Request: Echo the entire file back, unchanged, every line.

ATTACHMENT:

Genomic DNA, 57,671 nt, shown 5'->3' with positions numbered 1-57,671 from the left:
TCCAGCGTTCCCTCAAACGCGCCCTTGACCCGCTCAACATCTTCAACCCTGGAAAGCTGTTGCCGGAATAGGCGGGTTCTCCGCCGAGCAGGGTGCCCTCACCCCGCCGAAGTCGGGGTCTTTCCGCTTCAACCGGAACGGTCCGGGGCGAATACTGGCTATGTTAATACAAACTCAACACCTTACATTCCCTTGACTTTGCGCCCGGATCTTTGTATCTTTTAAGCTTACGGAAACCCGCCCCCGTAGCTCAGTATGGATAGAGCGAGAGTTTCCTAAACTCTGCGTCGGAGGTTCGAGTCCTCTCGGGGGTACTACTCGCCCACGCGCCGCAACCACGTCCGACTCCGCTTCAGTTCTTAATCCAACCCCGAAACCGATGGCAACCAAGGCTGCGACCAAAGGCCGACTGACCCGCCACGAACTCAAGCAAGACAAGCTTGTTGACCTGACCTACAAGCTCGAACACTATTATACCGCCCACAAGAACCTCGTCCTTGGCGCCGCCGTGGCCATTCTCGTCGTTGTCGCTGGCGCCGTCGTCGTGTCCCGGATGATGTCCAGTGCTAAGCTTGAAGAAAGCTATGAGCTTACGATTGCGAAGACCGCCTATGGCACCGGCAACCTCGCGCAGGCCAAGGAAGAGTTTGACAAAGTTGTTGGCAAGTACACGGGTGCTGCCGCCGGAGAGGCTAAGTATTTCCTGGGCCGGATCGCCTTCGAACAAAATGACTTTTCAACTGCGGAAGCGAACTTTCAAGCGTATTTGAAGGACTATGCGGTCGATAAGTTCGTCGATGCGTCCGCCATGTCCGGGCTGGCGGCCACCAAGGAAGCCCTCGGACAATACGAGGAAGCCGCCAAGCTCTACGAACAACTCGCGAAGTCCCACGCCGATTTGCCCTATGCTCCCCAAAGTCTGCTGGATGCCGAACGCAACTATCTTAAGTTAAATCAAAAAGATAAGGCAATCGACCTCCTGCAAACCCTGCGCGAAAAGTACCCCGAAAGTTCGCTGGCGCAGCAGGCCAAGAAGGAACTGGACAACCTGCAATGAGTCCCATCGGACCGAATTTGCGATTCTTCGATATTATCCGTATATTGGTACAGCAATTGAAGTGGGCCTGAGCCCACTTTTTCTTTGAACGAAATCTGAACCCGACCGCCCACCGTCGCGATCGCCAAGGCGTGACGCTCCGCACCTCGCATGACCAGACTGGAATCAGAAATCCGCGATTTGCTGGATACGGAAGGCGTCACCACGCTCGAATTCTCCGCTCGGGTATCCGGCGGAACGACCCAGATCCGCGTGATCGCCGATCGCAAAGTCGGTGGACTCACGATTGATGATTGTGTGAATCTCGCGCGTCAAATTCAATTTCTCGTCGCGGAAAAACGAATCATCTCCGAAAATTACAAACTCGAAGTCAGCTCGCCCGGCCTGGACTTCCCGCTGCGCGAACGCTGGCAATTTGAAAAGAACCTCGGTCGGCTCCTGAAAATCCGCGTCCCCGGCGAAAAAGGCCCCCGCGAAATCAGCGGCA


Genomic DNA, 57,671 nt, shown 5'->3' with positions numbered 1-57,671 from the left:
TCCAGCGTTCCCTCAAACGCGCCCTTGACCCGCTCAACATCTTCAACCCTGGAAAGCTGTTGCCGGAATAGGCGGGTTCTCCGCCGAGCAGGGTGCCCTCACCCCGCCGAAGTCGGGGTCTTTCCGCTTCAACCGGAACGGTCCGGGGCGAATACTGGCTATGTTAATACAAACTCAACACCTTACATTCCCTTGACTTTGCGCCCGGATCTTTGTATCTTTTAAGCTTACGGAAACCCGCCCCCGTAGCTCAGTATGGATAGAGCGAGAGTTTCCTAAACTCTGCGTCGGAGGTTCGAGTCCTCTCGGGGGTACTACTCGCCCACGCGCCGCAACCACGTCCGACTCCGCTTCAGTTCTTAATCCAACCCCGAAACCGATGGCAACCAAGGCTGCGACCAAAGGCCGACTGACCCGCCACGAACTCAAGCAAGACAAGCTTGTTGACCTGACCTACAAGCTCGAACACTATTATACCGCCCACAAGAACCTCGTCCTTGGCGCCGCCGTGGCCATTCTCGTCGTTGTCGCTGGCGCCGTCGTCGTGTCCCGGATGATGTCCAGTGCTAAGCTTGAAGAAAGCTATGAGCTTACGATTGCGAAGACCGCCTATGGCACCGGCAACCTCGCGCAGGCCAAGGAAGAGTTTGACAAAGTTGTTGGCAAGTACACGGGTGCTGCCGCCGGAGAGGCTAAGTATTTCCTGGGCCGGATCGCCTTCGAACAAAATGACTTTTCAACTGCGGAAGCGAACTTTCAAGCGTATTTGAAGGACTATGCGGTCGATAAGTTCGTCGATGCGTCCGCCATGTCCGGGCTGGCGGCCACCAAGGAAGCCCTCGGACAATACGAGGAAGCCGCCAAGCTCTACGAACAACTCGCGAAGTCCCACGCCGATTTGCCCTATGCTCCCCAAAGTCTGCTGGATGCCGAACGCAACTATCTTAAGTTAAATCAAAAAGATAAGGCAATCGACCTCCTGCAAACCCTGCGCGAAAAGTACCCCGAAAGTTCGCTGGCGCAGCAGGCCAAGAAGGAACTGGACAACCTGCAATGAGTCCCATCGGACCGAATTTGCGATTCTTCGATATTATCCGTATATTGGTACAGCAATTGAAGTGGGCCTGAGCCCACTTTTTCTTTGAACGAAATCTGAACCCGACCGCCCACCGTCGCGATCGCCAAGGCGTGACGCTCCGCACCTCGCATGACCAGACTGGAATCAGAAATCCGCGATTTGCTGGATACGGAAGGCGTCACCACGCTCGAATTCTCCGCTCGGGTATCCGGCGGAACGACCCAGATCCGCGTGATCGCCGATCGCAAAGTCGGTGGACTCACGATTGATGATTGTGTGAATCTCGCGCGTCAAATTCAATTTCTCGTCGCGGAAAAACGAATCATCTCCGAAAATTACAAACTCGAAGTCAGCTCGCCCGGCCTGGACTTCCCGCTGCGCGAACGCTGGCAATTTGAAAAGAACCTCGGTCGGCTCCTGAAAATCCGCGTCCCCGGCGAAAAAGGCCCCCGCGAAATCAGCGGCA